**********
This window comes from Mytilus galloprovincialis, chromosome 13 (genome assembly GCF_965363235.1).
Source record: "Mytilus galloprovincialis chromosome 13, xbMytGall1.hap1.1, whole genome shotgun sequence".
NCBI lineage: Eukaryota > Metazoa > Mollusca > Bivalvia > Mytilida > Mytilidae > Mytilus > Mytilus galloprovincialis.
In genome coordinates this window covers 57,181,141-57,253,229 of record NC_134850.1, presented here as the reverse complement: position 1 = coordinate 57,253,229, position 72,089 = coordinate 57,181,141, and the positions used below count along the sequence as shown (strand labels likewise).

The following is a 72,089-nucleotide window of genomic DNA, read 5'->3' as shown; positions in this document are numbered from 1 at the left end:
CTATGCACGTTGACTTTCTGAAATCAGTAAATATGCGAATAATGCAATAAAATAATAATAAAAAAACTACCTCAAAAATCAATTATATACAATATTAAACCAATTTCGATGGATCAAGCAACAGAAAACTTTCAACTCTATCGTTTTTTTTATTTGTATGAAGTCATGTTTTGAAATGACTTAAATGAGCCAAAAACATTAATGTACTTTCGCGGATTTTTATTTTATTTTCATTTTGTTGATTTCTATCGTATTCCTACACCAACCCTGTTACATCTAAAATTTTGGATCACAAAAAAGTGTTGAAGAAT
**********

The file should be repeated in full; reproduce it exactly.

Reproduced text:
This window comes from Mytilus galloprovincialis, chromosome 13 (genome assembly GCF_965363235.1).
Source record: "Mytilus galloprovincialis chromosome 13, xbMytGall1.hap1.1, whole genome shotgun sequence".
NCBI lineage: Eukaryota > Metazoa > Mollusca > Bivalvia > Mytilida > Mytilidae > Mytilus > Mytilus galloprovincialis.
In genome coordinates this window covers 57,181,141-57,253,229 of record NC_134850.1, presented here as the reverse complement: position 1 = coordinate 57,253,229, position 72,089 = coordinate 57,181,141, and the positions used below count along the sequence as shown (strand labels likewise).

The following is a 72,089-nucleotide window of genomic DNA, read 5'->3' as shown; positions in this document are numbered from 1 at the left end:
CTATGCACGTTGACTTTCTGAAATCAGTAAATATGCGAATAATGCAATAAAATAATAATAAAAAAACTACCTCAAAAATCAATTATATACAATATTAAACCAATTTCGATGGATCAAGCAACAGAAAACTTTCAACTCTATCGTTTTTTTTATTTGTATGAAGTCATGTTTTGAAATGACTTAAATGAGCCAAAAACATTAATGTACTTTCGCGGATTTTTATTTTATTTTCATTTTGTTGATTTCTATCGTATTCCTACACCAACCCTGTTACATCTAAAATTTTGGATCACAAAAAAGTGTTGAAGAAT